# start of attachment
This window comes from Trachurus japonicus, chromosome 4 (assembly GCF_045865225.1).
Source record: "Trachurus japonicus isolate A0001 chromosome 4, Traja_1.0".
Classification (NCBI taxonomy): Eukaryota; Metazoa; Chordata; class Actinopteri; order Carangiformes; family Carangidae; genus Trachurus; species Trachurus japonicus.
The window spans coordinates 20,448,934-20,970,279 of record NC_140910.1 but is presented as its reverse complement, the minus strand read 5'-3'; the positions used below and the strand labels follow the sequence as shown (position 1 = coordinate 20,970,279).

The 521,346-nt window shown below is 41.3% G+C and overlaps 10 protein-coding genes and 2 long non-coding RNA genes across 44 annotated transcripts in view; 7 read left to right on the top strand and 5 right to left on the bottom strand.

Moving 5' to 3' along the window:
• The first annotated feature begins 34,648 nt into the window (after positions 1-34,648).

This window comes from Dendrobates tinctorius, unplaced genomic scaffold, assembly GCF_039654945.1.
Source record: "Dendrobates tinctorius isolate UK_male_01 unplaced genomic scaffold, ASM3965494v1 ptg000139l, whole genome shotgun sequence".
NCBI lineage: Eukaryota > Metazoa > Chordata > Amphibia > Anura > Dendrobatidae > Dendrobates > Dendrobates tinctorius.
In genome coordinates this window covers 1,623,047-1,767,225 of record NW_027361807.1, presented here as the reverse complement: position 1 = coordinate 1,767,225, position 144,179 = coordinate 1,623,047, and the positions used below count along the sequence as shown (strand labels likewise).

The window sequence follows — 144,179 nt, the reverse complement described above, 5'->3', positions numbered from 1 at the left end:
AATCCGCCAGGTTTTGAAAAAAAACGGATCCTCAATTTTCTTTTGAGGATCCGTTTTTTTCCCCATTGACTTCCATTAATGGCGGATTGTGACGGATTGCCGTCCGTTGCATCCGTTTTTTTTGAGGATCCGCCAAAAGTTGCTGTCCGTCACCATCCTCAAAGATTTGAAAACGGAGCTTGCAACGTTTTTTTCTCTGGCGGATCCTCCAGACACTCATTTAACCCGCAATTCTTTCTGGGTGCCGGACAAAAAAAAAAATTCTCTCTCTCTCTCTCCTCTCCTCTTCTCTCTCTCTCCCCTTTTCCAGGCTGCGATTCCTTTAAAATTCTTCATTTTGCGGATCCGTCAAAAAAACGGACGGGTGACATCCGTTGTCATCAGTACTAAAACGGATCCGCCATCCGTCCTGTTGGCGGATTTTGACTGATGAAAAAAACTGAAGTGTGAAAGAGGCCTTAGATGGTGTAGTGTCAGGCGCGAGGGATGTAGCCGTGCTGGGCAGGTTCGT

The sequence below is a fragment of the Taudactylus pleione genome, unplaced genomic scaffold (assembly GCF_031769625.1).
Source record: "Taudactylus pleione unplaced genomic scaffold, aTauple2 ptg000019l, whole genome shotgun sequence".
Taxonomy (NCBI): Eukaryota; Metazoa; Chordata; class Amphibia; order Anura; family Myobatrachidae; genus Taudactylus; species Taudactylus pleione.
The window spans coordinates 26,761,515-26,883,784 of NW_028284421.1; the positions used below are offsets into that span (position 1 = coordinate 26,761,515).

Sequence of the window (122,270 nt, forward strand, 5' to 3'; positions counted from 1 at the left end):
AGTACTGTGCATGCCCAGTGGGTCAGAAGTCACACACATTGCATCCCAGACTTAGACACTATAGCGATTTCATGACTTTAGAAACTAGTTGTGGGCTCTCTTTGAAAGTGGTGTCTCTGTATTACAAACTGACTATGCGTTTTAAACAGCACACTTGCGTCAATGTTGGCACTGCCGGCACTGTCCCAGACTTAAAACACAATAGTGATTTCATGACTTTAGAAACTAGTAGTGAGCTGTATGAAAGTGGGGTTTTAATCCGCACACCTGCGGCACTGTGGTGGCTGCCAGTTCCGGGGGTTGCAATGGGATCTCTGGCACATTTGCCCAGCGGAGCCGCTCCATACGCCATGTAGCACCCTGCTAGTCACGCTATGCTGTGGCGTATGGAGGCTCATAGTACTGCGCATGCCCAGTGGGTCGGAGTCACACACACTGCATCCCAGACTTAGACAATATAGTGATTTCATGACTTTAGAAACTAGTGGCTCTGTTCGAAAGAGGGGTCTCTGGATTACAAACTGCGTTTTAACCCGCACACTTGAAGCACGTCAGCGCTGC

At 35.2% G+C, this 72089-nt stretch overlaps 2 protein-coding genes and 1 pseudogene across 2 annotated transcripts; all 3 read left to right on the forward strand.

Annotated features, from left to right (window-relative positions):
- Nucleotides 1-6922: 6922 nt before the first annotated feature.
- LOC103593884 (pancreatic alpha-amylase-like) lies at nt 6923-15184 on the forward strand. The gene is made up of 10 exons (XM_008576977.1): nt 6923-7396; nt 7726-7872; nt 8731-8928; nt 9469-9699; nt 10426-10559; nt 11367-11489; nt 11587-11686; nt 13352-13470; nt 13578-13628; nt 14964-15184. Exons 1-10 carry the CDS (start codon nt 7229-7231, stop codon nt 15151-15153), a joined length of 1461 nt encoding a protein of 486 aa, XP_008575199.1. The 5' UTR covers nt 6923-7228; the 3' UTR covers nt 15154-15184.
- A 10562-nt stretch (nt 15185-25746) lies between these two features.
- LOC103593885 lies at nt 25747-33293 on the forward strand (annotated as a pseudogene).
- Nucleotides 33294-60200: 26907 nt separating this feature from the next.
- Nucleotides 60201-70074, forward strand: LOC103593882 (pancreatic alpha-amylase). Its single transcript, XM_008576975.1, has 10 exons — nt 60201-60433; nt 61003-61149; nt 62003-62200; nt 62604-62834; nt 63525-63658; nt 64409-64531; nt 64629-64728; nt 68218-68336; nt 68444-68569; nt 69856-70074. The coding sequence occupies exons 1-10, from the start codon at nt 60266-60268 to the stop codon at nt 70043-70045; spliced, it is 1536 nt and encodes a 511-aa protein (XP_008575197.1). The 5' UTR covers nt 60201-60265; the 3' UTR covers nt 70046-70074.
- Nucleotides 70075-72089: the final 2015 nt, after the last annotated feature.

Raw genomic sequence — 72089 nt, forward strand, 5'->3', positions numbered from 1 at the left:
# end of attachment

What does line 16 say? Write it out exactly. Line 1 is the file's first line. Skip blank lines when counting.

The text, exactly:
Taxonomy (NCBI): Eukaryota; Metazoa; Chordata; class Amphibia; order Anura; family Myobatrachidae; genus Taudactylus; species Taudactylus pleione.